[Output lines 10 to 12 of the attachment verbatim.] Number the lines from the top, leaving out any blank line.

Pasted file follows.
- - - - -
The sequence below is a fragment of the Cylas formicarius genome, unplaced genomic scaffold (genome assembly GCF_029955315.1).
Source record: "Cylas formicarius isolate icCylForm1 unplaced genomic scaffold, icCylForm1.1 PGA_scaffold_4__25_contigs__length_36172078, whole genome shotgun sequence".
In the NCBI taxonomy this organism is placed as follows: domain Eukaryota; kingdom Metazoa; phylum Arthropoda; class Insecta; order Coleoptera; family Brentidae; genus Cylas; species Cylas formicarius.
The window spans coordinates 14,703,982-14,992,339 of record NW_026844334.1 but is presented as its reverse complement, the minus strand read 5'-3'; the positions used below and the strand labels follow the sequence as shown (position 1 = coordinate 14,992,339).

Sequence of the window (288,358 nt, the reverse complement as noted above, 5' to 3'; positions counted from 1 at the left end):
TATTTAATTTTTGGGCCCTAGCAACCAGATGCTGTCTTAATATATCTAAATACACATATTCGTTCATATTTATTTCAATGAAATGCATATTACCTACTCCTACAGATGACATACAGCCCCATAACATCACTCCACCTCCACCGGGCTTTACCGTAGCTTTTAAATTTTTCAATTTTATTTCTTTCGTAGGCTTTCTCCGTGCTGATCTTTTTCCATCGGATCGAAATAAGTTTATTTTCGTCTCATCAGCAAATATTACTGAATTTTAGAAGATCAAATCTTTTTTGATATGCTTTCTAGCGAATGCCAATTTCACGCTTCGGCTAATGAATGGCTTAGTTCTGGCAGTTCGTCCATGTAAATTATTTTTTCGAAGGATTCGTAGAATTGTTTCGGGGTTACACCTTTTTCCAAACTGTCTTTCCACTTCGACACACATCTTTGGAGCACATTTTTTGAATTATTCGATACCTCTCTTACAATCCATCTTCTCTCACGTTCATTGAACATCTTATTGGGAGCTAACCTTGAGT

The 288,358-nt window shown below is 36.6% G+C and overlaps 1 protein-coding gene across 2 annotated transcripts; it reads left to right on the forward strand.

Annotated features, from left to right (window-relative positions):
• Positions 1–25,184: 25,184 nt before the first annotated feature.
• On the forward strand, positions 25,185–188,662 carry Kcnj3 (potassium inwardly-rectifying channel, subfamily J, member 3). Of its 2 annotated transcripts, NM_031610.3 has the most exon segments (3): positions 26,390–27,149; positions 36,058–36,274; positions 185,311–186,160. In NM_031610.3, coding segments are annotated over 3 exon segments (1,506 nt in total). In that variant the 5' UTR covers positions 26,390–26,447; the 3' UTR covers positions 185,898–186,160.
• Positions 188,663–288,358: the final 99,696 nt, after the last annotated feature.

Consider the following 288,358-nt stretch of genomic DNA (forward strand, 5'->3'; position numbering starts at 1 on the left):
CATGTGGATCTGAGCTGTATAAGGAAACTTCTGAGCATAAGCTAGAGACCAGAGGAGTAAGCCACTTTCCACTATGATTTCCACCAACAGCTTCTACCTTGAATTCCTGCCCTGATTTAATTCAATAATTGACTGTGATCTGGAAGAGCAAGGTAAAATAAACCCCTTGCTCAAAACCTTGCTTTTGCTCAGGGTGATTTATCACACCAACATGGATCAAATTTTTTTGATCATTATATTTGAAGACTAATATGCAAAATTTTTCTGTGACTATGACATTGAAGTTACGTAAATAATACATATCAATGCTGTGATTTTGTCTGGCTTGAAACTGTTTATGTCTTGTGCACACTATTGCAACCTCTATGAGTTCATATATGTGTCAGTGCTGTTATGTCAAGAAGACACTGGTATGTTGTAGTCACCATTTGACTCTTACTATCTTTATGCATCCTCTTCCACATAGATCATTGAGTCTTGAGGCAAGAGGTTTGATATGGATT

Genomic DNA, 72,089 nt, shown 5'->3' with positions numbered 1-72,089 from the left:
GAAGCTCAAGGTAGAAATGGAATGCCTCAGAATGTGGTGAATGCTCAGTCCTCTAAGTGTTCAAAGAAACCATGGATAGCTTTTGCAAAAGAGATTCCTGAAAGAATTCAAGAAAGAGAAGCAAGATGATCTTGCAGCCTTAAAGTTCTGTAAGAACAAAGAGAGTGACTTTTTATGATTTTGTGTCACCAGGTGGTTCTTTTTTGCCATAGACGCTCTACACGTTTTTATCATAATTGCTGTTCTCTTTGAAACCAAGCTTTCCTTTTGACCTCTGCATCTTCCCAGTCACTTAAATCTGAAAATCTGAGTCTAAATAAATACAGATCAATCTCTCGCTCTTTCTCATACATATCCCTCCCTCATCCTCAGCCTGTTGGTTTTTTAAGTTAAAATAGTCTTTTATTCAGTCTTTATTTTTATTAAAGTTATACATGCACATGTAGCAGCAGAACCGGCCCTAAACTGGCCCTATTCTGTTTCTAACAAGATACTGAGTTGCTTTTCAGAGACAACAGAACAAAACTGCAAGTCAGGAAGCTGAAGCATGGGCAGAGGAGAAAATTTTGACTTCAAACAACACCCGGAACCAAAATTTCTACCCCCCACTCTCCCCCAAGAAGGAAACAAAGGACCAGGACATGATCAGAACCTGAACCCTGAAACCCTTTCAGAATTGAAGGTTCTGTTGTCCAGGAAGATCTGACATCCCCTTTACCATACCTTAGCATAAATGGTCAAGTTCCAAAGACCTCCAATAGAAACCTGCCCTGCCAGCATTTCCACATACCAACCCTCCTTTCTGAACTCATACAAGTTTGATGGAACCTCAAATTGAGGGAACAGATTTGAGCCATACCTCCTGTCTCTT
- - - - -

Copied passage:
• On the forward strand, positions 25,185–188,662 carry Kcnj3 (potassium inwardly-rectifying channel, subfamily J, member 3). Of its 2 annotated transcripts, NM_031610.3 has the most exon segments (3): positions 26,390–27,149; positions 36,058–36,274; positions 185,311–186,160. In NM_031610.3, coding segments are annotated over 3 exon segments (1,506 nt in total). In that variant the 5' UTR covers positions 26,390–26,447; the 3' UTR covers positions 185,898–186,160.
• Positions 188,663–288,358: the final 99,696 nt, after the last annotated feature.

Consider the following 288,358-nt stretch of genomic DNA (forward strand, 5'->3'; position numbering starts at 1 on the left):